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TFJ

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Re: Linux
« Reply #10 on: August 16, 2012, 10:09:46 PM »
e tu, ubuntu?



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Re: Linux
« Reply #11 on: August 17, 2012, 02:39:34 PM »
:rollin:
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random axe

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Re: Linux
« Reply #12 on: August 17, 2012, 04:02:23 PM »
Seriously, I realize it evolved from a Unix sort of base, but it's just incomprehensible out of the box.  I constantly couldn't find stuff or figure out how to do things.  I'm sure there are free apps I could eventually find and install to make it liveable, but I just don't have the time or patience for it.  That's why I'm not thrilled with FF, in general.  I'm just not looking to dig through a zillion plug-ins or whatever.

Every time I update Opera, I have to go through and reset a bunch of settings, because god forbid that software should migrate your preferences.  Too Hard.  But, really, it only takes like ten minutes.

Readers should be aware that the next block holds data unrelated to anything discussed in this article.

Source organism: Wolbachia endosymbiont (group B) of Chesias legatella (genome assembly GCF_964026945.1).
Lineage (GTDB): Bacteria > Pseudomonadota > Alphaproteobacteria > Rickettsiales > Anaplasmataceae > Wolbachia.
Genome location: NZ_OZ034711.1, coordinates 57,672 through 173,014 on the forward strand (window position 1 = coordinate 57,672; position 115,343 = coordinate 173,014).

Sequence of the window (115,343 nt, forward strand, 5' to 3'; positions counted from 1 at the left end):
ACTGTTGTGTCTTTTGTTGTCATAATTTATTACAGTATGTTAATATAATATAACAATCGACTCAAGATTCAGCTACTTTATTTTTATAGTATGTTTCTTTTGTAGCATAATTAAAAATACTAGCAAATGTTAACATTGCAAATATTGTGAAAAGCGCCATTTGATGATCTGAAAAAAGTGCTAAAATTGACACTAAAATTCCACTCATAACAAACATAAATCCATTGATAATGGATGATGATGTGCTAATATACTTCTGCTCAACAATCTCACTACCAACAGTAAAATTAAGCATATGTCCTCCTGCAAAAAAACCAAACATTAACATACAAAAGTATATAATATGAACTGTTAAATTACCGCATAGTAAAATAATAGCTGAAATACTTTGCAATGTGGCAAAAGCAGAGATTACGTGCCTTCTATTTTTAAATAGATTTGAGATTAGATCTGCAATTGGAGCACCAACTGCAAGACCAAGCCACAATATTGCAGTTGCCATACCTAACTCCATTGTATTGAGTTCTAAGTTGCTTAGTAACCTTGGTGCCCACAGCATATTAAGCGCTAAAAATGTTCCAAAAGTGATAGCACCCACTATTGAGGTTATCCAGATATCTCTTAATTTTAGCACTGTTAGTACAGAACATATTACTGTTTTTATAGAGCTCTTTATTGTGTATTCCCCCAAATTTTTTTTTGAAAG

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Re: Linux
« Reply #13 on: August 21, 2012, 05:01:08 PM »
"I'm only going to ask you once more. Sit down or I will kick you in the vagina, and you know I will."

Sidious

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Re: Linux
« Reply #14 on: August 21, 2012, 10:10:34 PM »
Seriously, I realize it evolved from a Unix sort of base, but it's just incomprehensible out of the box.  I constantly couldn't find stuff or figure out how to do things. 

Ubuntu's interface these days has nothing to do with Unix or even Linux (other than the fact that Ubuntu uses a Linux kernel).  The "Unity" interface on Ubuntu was pretty roundly rejected by Ubuntu's user base, which is why Linux Mint is enjoying a renaissance of sorts in the past year or so.

Ubuntu is a poor representative of what Linux can do.  That's largely why I've rejected it too.
Rich people won't kill the rest of us off until there are really good robots.